THE GOVERNMENT on Tuesday made a full award of its offer of reissued 10-year Treasury bonds (T-bonds) as its yield dropped, with investors continuing to prefer safe-haven securities as the coronavirus pandemic stretches on.
The Bureau of the Treasury (BTr) raised P30 billion as planned via the reissued 10-year papers. Demand for the T-bonds reached P70.45 billion, more than double the offered amount. This brought the outstanding volume for the series to P94.94 billion.
To accommodate the excess demand, the Treasury also opened its tap facility to borrow another P10 billion via the tenor.
Yesterday’s offering was the Treasury’s last regular auction for the year.
The 10-year T-bonds, which have a remaining life of six years and four months and carry a coupon rate of 4.75%, were quoted at an average rate of 2.791% yesterday, declining by 194.1 basis points (bps) from the 4.732% fetched during the previous auction of the series.
National Treasurer Rosalia V. De Leon told reporters after the auction that investors continue to favor government securities in their search for returns, as seen in the demand logged yesterday.
“We saw big volume tendered and lower bids versus secondary for the security. [We] saw interest shift to belly of curve for yield pickup as GS [government securities] auctions wrapped up for the year,” Ms. De Leon told reporters in a Viber message.
She added that within-target headline inflation prevented yields on government debt from climbing.
Headline inflation stood at 3.3% in November, quicker than the 2.5% in October on the back of an uptick in food prices and energy costs.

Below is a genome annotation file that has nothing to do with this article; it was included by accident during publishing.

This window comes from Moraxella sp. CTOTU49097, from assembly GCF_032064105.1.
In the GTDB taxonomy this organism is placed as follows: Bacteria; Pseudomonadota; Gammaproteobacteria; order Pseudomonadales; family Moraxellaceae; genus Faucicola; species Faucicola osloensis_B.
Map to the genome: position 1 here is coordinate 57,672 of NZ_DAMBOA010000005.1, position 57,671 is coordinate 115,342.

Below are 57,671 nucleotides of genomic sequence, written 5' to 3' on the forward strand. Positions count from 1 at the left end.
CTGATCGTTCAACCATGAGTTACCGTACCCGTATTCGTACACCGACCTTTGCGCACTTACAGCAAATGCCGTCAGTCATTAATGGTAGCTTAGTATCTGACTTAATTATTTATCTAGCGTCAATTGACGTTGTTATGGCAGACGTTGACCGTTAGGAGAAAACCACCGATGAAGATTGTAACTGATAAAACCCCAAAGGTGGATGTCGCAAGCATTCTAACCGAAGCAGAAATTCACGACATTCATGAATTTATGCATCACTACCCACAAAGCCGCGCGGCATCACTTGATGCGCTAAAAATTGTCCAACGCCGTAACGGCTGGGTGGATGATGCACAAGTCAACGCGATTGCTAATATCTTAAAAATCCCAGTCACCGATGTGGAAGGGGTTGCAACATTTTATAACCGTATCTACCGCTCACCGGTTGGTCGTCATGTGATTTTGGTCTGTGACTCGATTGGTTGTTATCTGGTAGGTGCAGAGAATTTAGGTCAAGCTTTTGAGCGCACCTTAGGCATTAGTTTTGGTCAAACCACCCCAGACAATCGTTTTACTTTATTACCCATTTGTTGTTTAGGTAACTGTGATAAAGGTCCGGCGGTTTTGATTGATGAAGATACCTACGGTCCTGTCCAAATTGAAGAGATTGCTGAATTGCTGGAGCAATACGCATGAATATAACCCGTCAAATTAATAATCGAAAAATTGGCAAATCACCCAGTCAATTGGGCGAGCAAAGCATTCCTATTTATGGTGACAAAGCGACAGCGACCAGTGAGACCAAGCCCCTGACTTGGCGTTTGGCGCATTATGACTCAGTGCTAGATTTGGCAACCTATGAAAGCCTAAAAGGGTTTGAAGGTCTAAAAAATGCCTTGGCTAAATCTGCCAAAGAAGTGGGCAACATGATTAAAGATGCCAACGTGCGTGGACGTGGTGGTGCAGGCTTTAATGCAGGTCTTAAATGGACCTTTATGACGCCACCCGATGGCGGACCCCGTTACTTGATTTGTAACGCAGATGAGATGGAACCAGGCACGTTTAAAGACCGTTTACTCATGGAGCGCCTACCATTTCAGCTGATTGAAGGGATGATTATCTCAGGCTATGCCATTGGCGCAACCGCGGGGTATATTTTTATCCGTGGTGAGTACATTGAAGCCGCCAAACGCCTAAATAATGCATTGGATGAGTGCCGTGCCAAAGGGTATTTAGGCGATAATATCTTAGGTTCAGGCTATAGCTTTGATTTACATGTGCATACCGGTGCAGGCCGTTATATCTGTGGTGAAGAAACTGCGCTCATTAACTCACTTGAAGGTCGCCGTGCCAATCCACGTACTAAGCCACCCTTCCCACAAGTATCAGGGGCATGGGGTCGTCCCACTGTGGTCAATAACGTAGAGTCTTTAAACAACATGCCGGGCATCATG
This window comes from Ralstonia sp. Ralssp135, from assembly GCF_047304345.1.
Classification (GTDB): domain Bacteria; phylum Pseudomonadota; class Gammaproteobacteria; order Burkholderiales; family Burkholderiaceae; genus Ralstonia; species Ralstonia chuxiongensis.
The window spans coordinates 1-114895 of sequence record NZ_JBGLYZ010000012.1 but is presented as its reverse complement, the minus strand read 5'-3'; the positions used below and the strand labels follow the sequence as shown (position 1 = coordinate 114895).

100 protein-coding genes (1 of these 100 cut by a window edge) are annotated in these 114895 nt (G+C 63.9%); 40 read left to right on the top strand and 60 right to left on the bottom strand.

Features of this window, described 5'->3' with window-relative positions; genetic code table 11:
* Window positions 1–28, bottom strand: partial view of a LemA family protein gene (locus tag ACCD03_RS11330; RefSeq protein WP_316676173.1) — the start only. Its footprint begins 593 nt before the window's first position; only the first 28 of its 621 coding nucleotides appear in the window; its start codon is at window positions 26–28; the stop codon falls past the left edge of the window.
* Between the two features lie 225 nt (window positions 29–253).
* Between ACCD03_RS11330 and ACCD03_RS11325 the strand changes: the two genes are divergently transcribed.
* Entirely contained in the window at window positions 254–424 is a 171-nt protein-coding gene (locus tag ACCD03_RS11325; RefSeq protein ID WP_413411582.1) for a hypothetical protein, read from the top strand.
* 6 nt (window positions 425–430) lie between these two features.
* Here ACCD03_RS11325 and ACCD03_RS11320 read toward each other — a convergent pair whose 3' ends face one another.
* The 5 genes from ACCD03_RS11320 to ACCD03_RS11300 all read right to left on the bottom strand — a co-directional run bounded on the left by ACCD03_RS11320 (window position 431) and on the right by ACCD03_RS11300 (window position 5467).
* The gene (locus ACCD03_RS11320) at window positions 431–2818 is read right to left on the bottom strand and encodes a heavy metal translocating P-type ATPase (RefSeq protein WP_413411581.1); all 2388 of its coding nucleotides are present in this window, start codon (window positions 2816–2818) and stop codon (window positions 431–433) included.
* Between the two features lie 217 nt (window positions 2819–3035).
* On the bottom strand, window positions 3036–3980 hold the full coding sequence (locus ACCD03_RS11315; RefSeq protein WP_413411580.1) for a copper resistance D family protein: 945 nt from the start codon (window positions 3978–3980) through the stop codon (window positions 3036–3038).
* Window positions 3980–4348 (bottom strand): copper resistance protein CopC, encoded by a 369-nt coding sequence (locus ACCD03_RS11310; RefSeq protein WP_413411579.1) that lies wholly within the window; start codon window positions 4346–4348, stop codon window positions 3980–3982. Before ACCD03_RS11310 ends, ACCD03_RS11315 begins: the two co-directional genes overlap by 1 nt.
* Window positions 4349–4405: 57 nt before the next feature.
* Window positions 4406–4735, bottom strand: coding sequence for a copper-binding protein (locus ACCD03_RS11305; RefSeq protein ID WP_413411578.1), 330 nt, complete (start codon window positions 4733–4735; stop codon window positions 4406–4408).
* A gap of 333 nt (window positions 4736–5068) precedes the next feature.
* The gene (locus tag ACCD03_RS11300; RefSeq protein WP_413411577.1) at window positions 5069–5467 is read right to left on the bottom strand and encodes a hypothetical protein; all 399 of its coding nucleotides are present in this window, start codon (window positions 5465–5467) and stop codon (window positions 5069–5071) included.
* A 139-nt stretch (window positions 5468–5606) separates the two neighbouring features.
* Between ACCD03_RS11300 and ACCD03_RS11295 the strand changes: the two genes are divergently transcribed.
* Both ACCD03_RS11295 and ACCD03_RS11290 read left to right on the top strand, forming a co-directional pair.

Despite this, the year-to-date increase in the consumer price index settled at 2.6%, still within the Bangko Sentral ng Pilipinas’ (BSP) target of 2-4% for 2020.
The central bank expects headline inflation to average at 2.4% this year.
Meanwhile, a trader said investors continue to tread the market cautiously amid uncertainties caused by the pandemic.
“With ample liquidity and with BSP seen to keep its monetary policy settings accommodative, investors continue to place their funds to safer options such as government securities,” the trader said in a Viber message.
The BSP’s policy-setting Monetary Board will hold its last review for the year on Thursday, Dec. 17.
The central bank will likely keep its key policy rates at their current record low levels as it considers the recent uptick in the country’s inflation rate, according to analysts.
A BusinessWorld poll last week showed all 15 analysts do not expect the Monetary Board to go for another rate cut at its seventh and final policy meeting for the year.
The BSP unexpectedly slashed rates by 25 bps last month, citing the need to provide support amid continued uncertainty caused by new virus cases globally and the impact of a recent string of typhoons.
The central bank has lowered policy rates by 200 bps this year.
However, many analysts believe the BSP will resume its easing cycle as early as the first quarter of 2021 to help the economy bounce back as recovery prospects remain dim.
The Treasury wanted to borrow P120 billion from domestic lenders in December: P60 billion in weekly T-bill auctions and P60 billion in fortnightly T-bond offerings. It made full awards of all its offerings even as rates on some papers inched higher.
The government wants to raise around P3 trillion this year from local and foreign lenders to help fund its budget deficit, which is expected to hit 7.6% of the country’s gross domestic product. — LWTN